Do you add sugar to your espresso? - Page 2

Want to talk espresso but not sure which forum? If so, this is the right one.
negrocorto

#11: Post by negrocorto »

I like sugar in my espresso. I lived in Caracas, Venezuela for ten years, where I was introduced to espresso. There's an espresso bar around almost every corner in Caracas (Venezuela means "Little Venice"), and every home has a moka pot on their stove. Everyone, as far as I could tell, drinks their espresso with sugar. And when I went to Italy a few years ago, every cup of espresso I ordered came with two packets of sugar. You might tell your "friend" that there is nothing particularly manly or pure or virtuous about drinking espresso without sugar.

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Jeff
Team HB

#12: Post by Jeff »

When I first learned to drink espresso, it was Italian in Boston's North End and the question was not "if" but "one or two" sugar cubes.

Phip
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#13: Post by Phip »

I now prefer espresso w/o sugar, but when I first began drinking it I'd add a bit. A favorite barista encouraged me to wean myself from the sugar to get a more intense and pure espresso experience, and before long it was straight shots. Now if we're talking Cafe Cubano down in Hialeah, then it's sugar all the way (in something like a 1:1 ratio w/ the coffee!) because the extra dark beans used traditionally are too harsh for me otherwise.
Philip
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Monsterzero (original poster)

#14: Post by Monsterzero (original poster) »

BaristaBoy E61 wrote:No, only for guests that request it... since you're asking for a friend.

to the guest that is never again invited or darkens our doorway (just kidding).


Now, THAT is funny! You made me laugh. :D

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yakster
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#15: Post by yakster »

Seems related, a study shows a genetic link behind the preference for black coffee and dark chocolate. I prefer black coffee and dark chocolate. My parents both drank black coffee and liked dark chocolate when I was growing up, but my mom has since taken to adding creamer to her coffee.

https://dailycoffeenews.com/2022/01/19/ ... chocolate/
-Chris

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GEGIJr

#16: Post by GEGIJr »

Yes I do and don't care who knows it. However, a very light pinch and I do mean light like a kernel of kosher salt added to portafilter basket will cancel out bitterness. My late grandmother always added 1/4 tsp to her cowboy pot (kind of like making turkish coffee) and later on to the percolator basket.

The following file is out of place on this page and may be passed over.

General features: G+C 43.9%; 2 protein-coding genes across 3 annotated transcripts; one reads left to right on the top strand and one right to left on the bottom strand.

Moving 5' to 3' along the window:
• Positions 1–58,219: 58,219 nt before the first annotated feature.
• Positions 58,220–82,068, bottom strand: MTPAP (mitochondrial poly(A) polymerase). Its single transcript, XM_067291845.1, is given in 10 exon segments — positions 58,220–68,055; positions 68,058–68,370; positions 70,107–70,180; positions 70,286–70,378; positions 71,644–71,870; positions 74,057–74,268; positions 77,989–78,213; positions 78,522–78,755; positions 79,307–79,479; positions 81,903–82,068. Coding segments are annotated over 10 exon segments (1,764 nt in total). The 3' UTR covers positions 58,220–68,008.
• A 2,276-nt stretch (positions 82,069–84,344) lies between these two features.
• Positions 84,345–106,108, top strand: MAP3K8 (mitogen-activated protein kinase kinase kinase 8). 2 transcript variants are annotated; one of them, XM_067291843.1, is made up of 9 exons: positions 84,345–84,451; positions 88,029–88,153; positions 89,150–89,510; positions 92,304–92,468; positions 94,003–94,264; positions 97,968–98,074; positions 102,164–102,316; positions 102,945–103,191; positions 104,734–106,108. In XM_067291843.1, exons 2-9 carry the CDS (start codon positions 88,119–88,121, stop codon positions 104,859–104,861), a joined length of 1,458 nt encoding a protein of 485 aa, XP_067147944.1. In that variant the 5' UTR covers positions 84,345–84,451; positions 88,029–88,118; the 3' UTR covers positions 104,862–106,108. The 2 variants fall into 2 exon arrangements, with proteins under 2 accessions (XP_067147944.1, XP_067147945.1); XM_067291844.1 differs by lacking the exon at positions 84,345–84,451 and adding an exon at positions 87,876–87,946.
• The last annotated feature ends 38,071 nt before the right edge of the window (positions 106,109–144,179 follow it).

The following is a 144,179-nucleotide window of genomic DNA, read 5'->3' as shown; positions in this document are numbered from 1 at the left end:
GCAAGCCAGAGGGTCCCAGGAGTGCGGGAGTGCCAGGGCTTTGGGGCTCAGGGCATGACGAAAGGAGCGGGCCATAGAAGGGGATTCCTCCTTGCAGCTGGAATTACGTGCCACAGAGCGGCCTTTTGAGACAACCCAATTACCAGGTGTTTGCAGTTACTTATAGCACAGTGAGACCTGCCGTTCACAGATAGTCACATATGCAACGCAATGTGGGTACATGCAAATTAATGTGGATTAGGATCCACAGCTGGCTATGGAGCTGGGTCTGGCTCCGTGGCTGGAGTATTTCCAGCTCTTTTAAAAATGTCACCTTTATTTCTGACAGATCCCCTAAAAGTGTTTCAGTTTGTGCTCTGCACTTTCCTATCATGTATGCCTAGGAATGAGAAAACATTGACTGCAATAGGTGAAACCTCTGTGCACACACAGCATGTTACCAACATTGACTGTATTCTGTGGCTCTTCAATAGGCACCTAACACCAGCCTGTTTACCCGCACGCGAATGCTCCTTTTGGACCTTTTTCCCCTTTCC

That said, if the coffee is sweet enough when drinking a long black, which is mostly what I drink, I will not add any sweetener or if drinking true cold-brew I will add use simple syrup.

TenLayers
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#17: Post by TenLayers »

Normally I don't. But this thread has had me make some of these the past couple days.
Shaved Mexican Piloncillo lightly stirred after the shot has been pulled.


cskorton

#18: Post by cskorton »

I basically never use sugar. Compared to the espresso of the old days that was harsher and bitter, like in Napoli where it's traditional to use sugar, todays coffees and roasters are much of higher quality, resulting in a sweeter cup.

However, I wouldn't discount sugar either. My wife will occasionally use it and it brings out new dimensions of the same coffee. I particularly like James Hoffmann thinking on using sugar for a Sour Candy type shot when pulled with a super bright light roast.

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sosha
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#19: Post by sosha »

I love my shots "Cuban Style".....putting a thin layer or dark muscovado sugar on top of the coffee bed before pulling the shot. I consider it sheer heaven.

Coffee is meant to be enjoyed, so just do whatever you want. If you're a purist, that's great. But if you like sugar and milk, that's awesome too.
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Nunas
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#20: Post by Nunas »

sosha wrote:I love my shots "Cuban Style".....putting a thin layer or dark muscovado sugar on top of the coffee bed before pulling the shot. I consider it sheer heaven. Coffee is meant to be enjoyed, so just do whatever you want. If you're a purist, that's great. But if you like sugar and milk, that's awesome too.
Now, that's one I've never heard of :) Please tell us more. I used to use muscovado sugar added to the shot, but I've never heard of putting it in the portafilter. We also liked it for a time in lattes and cappuccinos. What's the advantage of putting the sugar in the portafilter instead of adding it to the shot? What makes this "Cuban style"? I've made Cuban coffee many times, but that's a completely different thing.